By Laura Suchan, Executive Director
A receiving vault (sometimes called a dead house) was a structure designed to temporarily store the dead during the winter months when it was too difficult to dig graves by hand. When William Wells was exhumed in February 1895 from his grave in Union Cemetery, it took local gravediggers William and Joseph Luke three hours of hard work to carry out the task. William’s body was needed in a police investigation, and several of the Toronto daily newspapers were on site to report on the exhumation and noted the difficult conditions,
Heavy drifts had covered the spot in 3 feet of snow and access was only secured by shoveling a pathway to the place and no interments had been made in this part for a month. The ground was frozen 2 feet deep and two gravediggers set to work with shovels and picks to clear away the stone and earth from the coffin.The Globe, February 15, 1895
Receiving vaults would be used to house the dead during the worst months of winter until burials could happen again. The receiving vaults would sometimes also be used to house bodies waiting for transportation or to have a mausoleum built. In times of epidemics, the vaults were used to store bodies until the graves could be dug.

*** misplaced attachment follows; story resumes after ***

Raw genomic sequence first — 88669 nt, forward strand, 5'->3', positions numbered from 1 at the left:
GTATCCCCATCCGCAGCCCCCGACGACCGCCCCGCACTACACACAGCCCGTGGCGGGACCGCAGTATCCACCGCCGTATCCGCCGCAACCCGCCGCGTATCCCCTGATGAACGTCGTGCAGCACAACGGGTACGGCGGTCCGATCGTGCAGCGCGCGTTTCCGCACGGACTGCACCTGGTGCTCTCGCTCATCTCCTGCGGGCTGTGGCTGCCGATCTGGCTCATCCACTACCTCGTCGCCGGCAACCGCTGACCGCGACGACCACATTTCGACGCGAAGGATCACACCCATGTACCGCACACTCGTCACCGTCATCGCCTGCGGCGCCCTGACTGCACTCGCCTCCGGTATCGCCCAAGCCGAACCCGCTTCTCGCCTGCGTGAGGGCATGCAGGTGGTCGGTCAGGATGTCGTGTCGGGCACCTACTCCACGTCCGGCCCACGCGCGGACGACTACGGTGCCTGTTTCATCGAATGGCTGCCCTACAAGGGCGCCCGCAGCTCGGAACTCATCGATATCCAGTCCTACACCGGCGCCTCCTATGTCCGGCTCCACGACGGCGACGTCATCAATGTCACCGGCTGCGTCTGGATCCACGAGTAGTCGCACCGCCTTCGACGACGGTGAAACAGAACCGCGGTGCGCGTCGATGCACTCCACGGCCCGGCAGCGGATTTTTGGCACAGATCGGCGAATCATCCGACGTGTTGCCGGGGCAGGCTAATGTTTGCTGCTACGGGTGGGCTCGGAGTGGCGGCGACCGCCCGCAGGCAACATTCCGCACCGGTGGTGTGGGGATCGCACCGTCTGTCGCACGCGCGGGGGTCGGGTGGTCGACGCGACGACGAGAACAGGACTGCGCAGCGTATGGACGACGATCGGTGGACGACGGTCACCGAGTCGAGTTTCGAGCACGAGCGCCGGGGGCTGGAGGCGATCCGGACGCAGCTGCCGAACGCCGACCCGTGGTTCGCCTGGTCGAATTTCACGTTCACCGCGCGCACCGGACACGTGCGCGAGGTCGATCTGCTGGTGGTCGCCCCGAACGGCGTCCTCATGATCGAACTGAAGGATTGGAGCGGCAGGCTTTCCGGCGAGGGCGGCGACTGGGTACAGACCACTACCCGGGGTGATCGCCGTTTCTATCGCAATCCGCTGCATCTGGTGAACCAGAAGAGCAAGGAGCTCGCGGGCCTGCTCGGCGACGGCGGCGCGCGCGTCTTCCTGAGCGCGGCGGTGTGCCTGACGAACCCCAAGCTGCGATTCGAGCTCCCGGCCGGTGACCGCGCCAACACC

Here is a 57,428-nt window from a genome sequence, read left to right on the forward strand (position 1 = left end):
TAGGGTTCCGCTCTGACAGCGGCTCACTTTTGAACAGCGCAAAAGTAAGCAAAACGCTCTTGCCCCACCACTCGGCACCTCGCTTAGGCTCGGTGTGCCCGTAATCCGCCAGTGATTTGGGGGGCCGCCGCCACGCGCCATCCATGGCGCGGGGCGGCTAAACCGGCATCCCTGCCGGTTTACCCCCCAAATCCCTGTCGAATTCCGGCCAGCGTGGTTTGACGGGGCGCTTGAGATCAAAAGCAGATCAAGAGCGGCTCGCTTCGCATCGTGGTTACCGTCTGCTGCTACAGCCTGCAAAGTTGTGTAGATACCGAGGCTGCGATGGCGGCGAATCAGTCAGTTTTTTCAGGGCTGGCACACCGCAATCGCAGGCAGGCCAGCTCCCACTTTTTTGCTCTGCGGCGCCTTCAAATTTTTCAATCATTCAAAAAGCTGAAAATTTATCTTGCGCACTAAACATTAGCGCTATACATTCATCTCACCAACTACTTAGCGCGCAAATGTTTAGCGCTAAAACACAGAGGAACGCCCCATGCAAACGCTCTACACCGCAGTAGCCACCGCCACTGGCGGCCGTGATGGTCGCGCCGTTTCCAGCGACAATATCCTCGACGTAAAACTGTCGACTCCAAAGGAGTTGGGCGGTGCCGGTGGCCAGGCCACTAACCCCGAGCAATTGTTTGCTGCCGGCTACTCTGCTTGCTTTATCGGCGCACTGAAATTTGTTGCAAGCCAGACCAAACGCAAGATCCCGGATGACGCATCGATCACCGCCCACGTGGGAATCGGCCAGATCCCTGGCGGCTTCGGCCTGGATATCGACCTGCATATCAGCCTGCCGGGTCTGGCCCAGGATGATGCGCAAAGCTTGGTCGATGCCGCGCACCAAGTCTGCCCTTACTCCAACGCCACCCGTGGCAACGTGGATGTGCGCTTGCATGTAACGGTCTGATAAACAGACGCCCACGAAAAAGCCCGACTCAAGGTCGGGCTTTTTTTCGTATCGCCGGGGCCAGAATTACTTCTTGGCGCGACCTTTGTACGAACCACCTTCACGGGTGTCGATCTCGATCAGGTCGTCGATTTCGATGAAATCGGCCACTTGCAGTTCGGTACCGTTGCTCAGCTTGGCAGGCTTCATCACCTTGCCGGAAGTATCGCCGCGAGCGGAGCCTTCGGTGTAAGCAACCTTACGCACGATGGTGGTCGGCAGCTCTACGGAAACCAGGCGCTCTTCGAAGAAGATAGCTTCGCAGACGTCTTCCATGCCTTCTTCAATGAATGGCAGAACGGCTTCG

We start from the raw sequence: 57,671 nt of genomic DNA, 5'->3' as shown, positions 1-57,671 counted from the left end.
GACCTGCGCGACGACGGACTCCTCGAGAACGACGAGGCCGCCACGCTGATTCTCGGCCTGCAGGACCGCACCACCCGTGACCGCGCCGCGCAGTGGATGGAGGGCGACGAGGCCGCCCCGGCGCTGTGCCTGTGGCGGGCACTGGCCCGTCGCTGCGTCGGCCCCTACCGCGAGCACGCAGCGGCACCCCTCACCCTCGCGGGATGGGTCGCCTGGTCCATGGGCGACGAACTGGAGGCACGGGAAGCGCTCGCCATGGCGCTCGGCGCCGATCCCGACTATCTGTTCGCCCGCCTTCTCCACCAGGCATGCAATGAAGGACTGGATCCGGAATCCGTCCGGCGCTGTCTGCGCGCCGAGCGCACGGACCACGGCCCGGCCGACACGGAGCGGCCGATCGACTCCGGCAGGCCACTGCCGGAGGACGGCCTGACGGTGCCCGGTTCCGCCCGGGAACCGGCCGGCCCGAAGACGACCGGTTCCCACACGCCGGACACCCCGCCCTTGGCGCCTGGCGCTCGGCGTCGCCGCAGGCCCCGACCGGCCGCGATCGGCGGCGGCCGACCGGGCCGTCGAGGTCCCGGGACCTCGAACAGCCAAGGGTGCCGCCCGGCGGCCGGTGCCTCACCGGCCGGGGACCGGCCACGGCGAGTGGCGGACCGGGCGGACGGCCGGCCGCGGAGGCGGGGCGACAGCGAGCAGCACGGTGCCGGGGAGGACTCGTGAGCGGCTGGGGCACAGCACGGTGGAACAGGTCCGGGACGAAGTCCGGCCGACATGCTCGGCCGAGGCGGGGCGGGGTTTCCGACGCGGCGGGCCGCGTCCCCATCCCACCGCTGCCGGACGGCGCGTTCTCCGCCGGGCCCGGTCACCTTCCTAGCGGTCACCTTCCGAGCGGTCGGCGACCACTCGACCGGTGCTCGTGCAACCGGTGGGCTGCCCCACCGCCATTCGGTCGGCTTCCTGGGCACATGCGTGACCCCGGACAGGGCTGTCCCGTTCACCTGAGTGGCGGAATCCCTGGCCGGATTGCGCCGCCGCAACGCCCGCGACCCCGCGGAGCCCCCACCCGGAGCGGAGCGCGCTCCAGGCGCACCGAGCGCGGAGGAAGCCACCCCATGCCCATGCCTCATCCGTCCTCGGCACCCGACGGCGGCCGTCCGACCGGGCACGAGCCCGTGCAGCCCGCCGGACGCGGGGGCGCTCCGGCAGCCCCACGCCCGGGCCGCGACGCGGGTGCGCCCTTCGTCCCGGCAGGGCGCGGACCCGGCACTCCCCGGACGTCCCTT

To date, I haven’t found evidence of the early receiving vaults at Union Cemetery, however Melissa Cole and I were given access in 2019 to the receiving vault below the Union Cemetery mausoleum. An Oshawa Daily Times article on the new mausoleum, dating from 1928, briefly makes mention of the vault, “An important feature of the Oshawa mausoleum is that the basement contains forty-two crypts forming the Union Cemetery’s receiving vault for winter use…”
Union Cemetery’s receiving vault is located in the basement of the main mausoleum. Access to the vault is through a door at the back of the mausoleum. Inside the mausoleum is a lift (now boarded up) which lowered and raised coffins as needed.
Images: left column, top to bottom: Casket lift inside mausoleum; View of lift from inside the vault. It is boarded up and no longer used; Some of the 42 crypts in the vault. Right: Coffin trolley underneath the lift in the receiving vault.
One of the first things we noticed was the small size of the 42 crypts, unsuitable for the much larger casket dimensions of today.
Today, the vault, like most others, is no longer in use. Once equipment such as steam shovels and backhoes came into use, graves could be dug in the winter, and receiving vaults were no longer needed.